Do not hide your face from me when I am in distress. Turn your ear to me; when I call, answer me quickly. (Ps. 102:2)
“I’m lonely.” As a pastor in New York City, I heard these words frequently throughout 2020. The COVID-19 pandemic brought isolation, disorientation, fear, depression, anxiety, hopelessness, and distress. Almost overnight, the hustle and bustle of city life ground to a halt. Broadway went dark. Jazz clubs closed. Restaurants were boarded up, many of which would never reopen. Livelihoods were upended. Like the rest of the world, life as we knew it was suddenly reduced to three-inch squares on Zoom calls. Loneliness seemed inescapable.
This psalmist experienced deep loneliness, declaring himself an “afflicted person,” crying out to God in lament. Lamentation is worshiping in and through brokenness. Two-thirds of the Psalms are laments. These passionate pleas not only teach us how to lament but also give us permission to lament. The psalmist didn’t try to hide anything from God. He brought every emotion before God, knowing that as hard as life gets, the Lord will always be on the throne.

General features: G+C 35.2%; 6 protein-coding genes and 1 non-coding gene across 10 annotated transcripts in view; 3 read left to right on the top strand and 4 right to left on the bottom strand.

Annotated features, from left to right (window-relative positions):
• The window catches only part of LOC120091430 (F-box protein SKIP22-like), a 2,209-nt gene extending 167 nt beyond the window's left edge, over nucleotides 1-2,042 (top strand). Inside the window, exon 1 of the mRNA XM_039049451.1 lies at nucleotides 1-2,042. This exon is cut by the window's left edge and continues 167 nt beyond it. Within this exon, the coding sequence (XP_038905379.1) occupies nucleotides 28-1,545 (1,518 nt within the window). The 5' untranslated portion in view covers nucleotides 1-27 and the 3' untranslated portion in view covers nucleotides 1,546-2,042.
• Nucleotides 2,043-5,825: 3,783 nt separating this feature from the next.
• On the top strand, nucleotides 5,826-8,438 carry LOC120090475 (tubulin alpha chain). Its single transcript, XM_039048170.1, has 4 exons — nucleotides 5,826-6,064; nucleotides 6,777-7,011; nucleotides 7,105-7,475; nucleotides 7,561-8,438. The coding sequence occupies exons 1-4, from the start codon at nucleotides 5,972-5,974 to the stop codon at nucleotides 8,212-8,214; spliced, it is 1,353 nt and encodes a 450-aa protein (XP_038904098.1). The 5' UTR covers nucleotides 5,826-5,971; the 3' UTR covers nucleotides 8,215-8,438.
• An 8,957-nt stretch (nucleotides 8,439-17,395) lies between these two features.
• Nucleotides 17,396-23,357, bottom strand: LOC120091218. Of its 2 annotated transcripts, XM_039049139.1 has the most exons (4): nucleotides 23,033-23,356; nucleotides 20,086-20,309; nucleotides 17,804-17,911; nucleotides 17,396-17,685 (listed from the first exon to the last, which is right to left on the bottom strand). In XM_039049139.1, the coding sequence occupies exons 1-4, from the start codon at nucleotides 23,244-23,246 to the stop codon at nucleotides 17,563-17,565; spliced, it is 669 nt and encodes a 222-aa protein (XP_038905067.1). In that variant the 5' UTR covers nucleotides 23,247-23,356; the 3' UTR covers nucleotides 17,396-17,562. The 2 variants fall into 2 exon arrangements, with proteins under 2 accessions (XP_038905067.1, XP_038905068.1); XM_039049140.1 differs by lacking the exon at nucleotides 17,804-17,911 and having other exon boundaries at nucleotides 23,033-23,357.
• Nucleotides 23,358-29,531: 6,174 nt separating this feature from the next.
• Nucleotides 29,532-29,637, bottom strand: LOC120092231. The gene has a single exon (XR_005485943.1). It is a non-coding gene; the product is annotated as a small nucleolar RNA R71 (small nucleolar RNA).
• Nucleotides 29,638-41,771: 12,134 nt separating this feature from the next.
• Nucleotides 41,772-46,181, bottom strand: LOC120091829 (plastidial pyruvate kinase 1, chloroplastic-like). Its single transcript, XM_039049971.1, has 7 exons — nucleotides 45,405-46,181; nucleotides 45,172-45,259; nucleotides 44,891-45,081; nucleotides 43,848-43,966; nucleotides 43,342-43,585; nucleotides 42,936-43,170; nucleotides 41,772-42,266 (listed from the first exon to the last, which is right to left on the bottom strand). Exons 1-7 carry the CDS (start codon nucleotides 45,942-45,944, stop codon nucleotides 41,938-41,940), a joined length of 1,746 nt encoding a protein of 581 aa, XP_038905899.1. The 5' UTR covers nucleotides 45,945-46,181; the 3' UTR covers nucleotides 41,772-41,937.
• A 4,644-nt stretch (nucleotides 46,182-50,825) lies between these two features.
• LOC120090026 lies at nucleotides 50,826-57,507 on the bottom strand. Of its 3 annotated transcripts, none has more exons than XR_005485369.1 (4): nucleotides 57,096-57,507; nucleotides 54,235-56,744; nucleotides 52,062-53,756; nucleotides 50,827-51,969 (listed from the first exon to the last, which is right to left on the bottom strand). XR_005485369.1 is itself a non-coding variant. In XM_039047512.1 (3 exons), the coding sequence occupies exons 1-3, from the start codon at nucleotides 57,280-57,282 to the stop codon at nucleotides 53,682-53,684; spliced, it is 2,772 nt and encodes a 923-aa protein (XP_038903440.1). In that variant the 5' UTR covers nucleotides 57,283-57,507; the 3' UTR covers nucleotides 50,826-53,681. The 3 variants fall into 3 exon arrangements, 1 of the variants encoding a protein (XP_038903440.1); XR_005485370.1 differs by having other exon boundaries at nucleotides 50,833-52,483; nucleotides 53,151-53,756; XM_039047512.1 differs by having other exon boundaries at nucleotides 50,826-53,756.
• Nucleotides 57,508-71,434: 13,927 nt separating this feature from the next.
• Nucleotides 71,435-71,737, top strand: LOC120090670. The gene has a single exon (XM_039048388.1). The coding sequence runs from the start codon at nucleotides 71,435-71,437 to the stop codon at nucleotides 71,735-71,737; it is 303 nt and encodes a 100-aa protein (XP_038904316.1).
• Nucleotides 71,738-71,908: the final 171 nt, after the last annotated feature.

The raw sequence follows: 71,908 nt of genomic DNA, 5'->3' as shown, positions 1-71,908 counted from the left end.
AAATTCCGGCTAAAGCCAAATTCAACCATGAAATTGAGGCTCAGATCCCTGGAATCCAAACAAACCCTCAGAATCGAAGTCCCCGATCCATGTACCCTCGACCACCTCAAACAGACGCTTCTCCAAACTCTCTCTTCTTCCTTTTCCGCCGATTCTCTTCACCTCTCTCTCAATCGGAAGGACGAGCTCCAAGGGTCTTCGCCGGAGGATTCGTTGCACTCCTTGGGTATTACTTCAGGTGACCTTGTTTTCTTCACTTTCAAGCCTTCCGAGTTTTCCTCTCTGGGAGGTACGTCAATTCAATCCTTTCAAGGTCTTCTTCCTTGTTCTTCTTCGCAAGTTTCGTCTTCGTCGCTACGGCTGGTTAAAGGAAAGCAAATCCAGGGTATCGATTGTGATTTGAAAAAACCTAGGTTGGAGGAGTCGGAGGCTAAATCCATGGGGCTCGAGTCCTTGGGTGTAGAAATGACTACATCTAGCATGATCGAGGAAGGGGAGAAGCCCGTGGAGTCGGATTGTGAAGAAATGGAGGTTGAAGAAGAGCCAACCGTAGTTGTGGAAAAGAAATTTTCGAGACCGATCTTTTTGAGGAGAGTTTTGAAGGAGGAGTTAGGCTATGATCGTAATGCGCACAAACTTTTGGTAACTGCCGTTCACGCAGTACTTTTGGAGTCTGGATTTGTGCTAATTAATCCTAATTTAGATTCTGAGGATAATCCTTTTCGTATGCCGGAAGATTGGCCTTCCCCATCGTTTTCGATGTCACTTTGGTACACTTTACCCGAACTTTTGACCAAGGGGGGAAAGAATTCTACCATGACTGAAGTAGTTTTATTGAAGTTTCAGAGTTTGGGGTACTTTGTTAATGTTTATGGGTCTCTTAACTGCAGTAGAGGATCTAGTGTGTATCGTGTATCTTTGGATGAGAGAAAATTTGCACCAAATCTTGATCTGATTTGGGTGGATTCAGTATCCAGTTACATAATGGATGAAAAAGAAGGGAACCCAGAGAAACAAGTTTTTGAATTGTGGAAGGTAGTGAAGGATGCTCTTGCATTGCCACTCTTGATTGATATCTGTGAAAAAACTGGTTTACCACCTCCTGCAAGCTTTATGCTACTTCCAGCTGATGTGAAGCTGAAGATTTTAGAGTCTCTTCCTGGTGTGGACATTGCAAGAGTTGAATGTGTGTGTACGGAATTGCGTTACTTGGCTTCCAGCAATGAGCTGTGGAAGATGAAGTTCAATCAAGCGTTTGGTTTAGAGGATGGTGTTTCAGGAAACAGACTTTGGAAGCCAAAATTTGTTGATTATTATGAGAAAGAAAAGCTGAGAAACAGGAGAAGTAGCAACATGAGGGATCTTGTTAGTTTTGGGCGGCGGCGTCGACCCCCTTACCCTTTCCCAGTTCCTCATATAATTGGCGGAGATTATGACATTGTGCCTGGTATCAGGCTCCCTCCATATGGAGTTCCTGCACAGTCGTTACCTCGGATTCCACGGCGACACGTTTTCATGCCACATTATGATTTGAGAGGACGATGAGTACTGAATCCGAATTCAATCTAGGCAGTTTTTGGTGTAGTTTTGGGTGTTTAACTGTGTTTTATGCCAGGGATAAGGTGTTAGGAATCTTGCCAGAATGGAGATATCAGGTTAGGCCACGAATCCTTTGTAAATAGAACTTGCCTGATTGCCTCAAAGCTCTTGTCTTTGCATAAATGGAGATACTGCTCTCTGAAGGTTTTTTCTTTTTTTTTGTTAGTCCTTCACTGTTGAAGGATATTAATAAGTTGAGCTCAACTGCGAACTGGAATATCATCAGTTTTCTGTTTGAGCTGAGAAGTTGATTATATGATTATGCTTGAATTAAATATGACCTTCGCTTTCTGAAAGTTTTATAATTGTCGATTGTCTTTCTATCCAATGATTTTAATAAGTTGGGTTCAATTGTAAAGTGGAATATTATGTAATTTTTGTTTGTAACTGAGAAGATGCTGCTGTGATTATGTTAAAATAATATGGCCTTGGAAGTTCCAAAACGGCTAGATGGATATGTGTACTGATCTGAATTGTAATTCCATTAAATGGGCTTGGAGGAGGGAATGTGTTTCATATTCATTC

We all desperately need this psalm. We need to be reminded that we cannot escape from life’s pain. At some point, we will all experience loneliness. So, too, we cannot avoid the pain of others. Like Jesus did for us, we can enter into their pain with compassion and empathy. And just as the psalmist reminded us, we can remind others, “You are not alone.”
Encourage someone with the reminder, “You are not alone.”
Jenn Petersen co-pastors Resurrection Life NYC, a Wesleyan congregation in Manhattan. Passionate about discipleship, worship, and justice, she also works for International Justice Mission.
© 2022 Wesleyan Publishing House. Reprinted from Light from the Word. Used by permission. Scriptures taken from the Holy Bible, New International Version®, NIV®.